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Companies must look to internal security: Symantec

Dale Zabriskie, Symantec principal technologist says internal policies must be secured

Companies must look to internal security: Symantec
Dale Zabriskie, Symantec's principal technologist says that company's must now look to their internal processes and policies to prevent malicious attacks.

Following the Stuxnet Worm attack in September 2010, Dale Zabriskie, Symantec's principal technologist is urging companies to look at their internal policies and processes to prevent malicious attacks on their business.

The Stuxnet Worm was able to jump into an isolated network, possibly through a contractor's plug-in drive and was able to disrupt and control centrifuges within the Iranian nuclear plant.

"Stuxnet has been a real wake up call for a lot of industries, not just the local oil and gas and telecoms. Wherever there is process control, wherever there is manufacturing, the real change here is Stuxnet, we have not seen a threat actually physically control something. All the threats to this point have been focused on disruption of systems of computers, of websites, of servers or they have been very focused over the last few years on getting into an organisation and stealing info, much like a smash and grab," said Zabriskie.

Perimeter security in most companies is now very secure, said Zabriskie, with most companies having strong internet security and network security to protect their information.

However, the global financial crisis has played a big role in lowering security defences in companies through IT budgets being lowered, staff laid off and projects being put on hold, he added.

"What we have seen, and what we have been talking about as a company for a long time is that it is what is going on inside that needs to be focused on, the internal processes. All the infrastructure builds up and because organisations have cut their staff and they don't have strong IT budgets, they are struggling to keep things going, and one of the first things that goes is the focus on the internal processes and best practices, which now open up more and more opportunities for exploitation," said Zabriskie.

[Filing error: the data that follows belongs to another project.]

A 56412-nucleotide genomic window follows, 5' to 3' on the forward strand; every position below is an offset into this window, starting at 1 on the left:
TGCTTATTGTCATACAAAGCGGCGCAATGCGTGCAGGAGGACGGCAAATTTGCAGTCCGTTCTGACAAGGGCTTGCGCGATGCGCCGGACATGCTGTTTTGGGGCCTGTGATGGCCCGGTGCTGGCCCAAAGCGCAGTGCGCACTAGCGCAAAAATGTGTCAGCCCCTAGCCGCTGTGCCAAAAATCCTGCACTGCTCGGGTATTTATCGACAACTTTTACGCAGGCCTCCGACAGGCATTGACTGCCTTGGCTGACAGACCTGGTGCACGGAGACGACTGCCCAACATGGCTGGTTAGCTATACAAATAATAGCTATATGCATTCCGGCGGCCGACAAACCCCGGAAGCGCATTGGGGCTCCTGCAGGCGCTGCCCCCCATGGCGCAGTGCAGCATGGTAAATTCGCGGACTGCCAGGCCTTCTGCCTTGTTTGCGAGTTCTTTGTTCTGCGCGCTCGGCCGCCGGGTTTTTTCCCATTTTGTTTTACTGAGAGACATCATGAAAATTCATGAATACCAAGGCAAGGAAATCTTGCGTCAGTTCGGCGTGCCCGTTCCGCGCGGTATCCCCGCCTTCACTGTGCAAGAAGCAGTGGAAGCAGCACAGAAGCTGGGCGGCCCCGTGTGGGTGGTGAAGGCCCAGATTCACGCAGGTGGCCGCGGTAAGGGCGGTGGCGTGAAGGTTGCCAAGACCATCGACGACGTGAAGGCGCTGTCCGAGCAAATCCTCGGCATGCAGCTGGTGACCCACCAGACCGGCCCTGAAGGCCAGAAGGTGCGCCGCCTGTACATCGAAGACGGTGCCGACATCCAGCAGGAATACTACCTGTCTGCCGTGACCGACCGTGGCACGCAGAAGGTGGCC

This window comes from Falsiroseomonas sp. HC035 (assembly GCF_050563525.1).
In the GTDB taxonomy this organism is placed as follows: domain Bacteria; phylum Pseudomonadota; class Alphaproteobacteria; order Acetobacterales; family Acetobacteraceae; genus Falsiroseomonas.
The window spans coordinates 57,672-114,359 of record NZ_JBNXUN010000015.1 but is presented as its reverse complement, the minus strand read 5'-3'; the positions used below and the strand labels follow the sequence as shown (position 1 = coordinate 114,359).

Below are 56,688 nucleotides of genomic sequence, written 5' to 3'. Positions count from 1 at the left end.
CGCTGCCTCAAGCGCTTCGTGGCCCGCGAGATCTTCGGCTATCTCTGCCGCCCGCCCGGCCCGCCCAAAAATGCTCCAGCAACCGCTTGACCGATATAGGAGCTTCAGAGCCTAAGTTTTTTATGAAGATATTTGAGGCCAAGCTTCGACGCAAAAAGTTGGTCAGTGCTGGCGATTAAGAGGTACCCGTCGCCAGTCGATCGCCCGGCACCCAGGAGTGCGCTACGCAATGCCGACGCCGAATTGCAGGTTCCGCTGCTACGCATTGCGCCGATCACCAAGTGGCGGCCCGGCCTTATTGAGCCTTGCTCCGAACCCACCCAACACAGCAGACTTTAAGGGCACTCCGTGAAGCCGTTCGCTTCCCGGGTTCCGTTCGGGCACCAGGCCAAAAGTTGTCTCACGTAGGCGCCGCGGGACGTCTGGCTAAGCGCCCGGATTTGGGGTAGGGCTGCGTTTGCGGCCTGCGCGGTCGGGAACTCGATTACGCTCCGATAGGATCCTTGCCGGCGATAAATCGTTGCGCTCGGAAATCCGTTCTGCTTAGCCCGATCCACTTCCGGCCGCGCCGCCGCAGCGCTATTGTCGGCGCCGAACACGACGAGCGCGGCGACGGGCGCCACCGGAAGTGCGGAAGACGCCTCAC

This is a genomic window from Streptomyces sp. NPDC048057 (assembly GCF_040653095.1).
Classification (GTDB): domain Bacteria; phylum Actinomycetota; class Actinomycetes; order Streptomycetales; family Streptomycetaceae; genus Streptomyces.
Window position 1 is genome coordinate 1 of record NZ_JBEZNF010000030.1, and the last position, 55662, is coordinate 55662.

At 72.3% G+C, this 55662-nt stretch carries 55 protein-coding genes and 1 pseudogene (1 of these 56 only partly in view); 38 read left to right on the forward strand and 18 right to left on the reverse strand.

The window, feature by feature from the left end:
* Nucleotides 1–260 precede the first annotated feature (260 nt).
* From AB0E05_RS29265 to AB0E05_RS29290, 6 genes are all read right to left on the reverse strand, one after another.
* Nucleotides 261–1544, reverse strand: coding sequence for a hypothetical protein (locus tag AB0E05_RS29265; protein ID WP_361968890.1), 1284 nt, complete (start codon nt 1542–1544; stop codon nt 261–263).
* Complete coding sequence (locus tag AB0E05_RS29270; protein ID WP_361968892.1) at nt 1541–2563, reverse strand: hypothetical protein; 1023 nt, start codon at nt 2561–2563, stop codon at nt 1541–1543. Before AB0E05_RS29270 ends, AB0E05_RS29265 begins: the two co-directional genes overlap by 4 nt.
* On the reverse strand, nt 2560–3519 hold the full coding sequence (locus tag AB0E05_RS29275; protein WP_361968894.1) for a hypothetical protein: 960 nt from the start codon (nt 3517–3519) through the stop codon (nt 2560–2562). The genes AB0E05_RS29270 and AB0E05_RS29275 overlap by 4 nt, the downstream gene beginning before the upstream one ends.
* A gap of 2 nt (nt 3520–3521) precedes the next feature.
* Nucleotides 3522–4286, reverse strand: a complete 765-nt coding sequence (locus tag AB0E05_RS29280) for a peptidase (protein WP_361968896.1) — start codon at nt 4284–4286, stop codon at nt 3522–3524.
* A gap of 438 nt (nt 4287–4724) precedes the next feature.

Zabriskie said that manufacturing companies whose networks are isolated now need to look more closely at their internal processes because threats can now jump across those barriers they have put up and infect their systems.

"It is a matter of reviewing what are you doing and why are you doing it, are you doing things for the right reason? An example [of this] is a company in Australia that was a part of the government that ran motor vehicle licensing. They had a situation where they had a car park where they had some parking tickets, and the process was in place that said, ‘I have a request for 12 license plates, tell me who owns these cars so I can send them a parking ticket'. The process had being going on for years, no problem, the lady in the office just does what she was told to do and clicked a button and, because of what was happening in the back end was not being looked at and was not strong enough, a conduit was opened up where over 25,000 names were exposed to the internet," said Zabriskie. The incident went to court and the conclusion was that the leaking of information was not malicious, but was because of just bad process.